wrong initial ia64_kr(current_stack) value

From: Chen, Kenneth W <kenneth.w.chen_at_intel.com>
Date: 2003-10-10 01:36:51
We start seeing random kernel hang at fairly late stage of booting when lots of processes are spawned by the init script.  The kernel used is a variant of 2.4.21.  At the time of the hang, one CPU is stuck in page fault handler with no apparent valid dtlb mapping for the kernel stack.  Interesting enough, the task that the stuck CPU is executing has its kernel stack allocated out of 16-32MB physical memory range (we are using 16MB kernel granule in this exercise).  We finally tracked it down to be a bug in _start() where IA64_KR(CURRENT_STACK) was incorrectly initialized.

This code in head.S is wrong:
    mov r16=KERNEL_TR_PAGE_NUM

    // load the "current" pointer (r13) and ar.k6 with the current task
    mov r13=r2
    mov IA64_KR(CURRENT)=r3         // Physical address

    // initialize k4 to a safe value (64-128MB is mapped by TR_KERNEL)
    mov IA64_KR(CURRENT_STACK)=r16

r16 is loaded with the kernel page number measured in (1<<KERNEL_TR_PAGE_SHIFT) pages, but the check in ia64_switch_to() expects it to be in (1<<IA64_GRANULE_SHIFT) units.  When granule size is 16MB, we can hit a problem if the task structure area (the 2 pages allocated for task_stuct and kernel stack area) of the first process that we switch out of idle is in the physical address range [16MB,32MB], as the check in ia64_switch_to() will mistakenly think that we already have this mapping loaded in dtr[2] but actually it doesn't.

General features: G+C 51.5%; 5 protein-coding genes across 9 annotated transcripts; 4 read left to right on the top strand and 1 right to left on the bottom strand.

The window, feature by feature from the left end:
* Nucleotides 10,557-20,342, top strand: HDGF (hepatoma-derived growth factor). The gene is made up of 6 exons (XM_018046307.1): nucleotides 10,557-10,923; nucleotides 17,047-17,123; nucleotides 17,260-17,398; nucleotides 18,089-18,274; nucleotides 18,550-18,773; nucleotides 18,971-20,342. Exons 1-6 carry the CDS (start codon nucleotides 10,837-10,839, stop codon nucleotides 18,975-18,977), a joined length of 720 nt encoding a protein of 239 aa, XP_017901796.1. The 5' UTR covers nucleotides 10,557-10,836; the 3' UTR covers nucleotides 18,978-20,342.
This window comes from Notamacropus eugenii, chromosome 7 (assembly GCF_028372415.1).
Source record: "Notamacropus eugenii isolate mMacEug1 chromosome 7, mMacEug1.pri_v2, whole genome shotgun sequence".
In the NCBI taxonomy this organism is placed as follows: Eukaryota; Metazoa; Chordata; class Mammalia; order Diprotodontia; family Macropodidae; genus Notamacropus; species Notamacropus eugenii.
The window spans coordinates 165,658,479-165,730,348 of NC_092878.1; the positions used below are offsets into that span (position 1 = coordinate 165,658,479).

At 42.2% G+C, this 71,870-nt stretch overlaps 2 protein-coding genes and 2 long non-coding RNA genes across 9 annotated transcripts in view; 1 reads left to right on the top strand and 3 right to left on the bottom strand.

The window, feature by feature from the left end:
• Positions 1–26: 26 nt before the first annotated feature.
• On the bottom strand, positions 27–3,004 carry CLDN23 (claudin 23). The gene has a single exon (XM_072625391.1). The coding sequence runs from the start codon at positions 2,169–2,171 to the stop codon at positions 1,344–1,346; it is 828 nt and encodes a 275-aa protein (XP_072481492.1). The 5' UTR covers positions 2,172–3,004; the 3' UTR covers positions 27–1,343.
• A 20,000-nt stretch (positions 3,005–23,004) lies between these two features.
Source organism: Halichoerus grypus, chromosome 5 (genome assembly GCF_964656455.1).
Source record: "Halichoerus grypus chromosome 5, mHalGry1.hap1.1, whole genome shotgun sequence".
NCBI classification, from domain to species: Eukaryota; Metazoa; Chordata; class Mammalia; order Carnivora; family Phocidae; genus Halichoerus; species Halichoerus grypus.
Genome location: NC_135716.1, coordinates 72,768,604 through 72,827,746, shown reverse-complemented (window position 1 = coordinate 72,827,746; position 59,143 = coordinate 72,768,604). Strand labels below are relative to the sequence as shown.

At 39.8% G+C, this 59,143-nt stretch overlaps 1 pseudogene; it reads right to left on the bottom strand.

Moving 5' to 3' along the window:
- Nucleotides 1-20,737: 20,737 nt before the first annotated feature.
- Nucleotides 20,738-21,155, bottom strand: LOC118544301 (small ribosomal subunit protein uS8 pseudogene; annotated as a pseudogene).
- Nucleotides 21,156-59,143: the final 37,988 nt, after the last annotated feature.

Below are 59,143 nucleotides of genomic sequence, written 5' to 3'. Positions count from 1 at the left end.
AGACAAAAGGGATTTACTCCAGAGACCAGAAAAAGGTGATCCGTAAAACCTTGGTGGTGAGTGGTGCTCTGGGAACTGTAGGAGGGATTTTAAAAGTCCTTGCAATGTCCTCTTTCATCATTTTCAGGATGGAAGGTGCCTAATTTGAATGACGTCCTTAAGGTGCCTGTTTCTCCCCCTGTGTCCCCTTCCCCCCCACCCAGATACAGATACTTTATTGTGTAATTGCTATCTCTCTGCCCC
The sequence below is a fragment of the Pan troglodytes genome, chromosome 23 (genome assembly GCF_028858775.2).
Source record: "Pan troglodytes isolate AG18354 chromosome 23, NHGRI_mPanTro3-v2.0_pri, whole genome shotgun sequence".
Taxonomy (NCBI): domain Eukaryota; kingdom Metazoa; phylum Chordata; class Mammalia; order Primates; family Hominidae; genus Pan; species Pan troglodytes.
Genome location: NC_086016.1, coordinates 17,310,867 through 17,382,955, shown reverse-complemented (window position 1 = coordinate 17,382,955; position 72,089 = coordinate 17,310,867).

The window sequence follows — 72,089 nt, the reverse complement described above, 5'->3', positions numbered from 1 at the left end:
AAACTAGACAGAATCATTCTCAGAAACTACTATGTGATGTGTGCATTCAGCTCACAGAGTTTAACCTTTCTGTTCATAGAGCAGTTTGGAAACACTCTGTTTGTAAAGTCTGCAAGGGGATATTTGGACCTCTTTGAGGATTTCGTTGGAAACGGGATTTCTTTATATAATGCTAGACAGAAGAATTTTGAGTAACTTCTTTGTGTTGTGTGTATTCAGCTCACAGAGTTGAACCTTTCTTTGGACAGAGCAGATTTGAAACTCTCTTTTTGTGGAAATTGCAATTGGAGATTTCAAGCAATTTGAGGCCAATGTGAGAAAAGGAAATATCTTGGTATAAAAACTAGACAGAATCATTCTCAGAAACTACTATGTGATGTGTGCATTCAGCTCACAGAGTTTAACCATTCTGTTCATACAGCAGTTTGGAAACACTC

The hang will end up with nested TLB fault where secondary DTLB miss for the kernel stack will never complete.  The mishap is due to initialization code using the wrong page size when computing the initial value for the "safe" page number that was stored in a kernel register marking which address was mapped for the stack.  ia64_switch_to is really confused on which page is mapped in DTR when coming out of idle, because someone lied to him.

I'm surprised that this bug has gone underground for so long.  It could happen on any SMP system out there, but it is easier for the bug to bite on a system with lots of CPUs.  Here is a patch that fixed problem.  Kudos to Tony Luck, Kimi Suganuma and Nomura-san for helping me track this down.

- Ken

p.s. only 2.4.x kernel has this bug.

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Received on Thu Oct 9 11:42:19 2003

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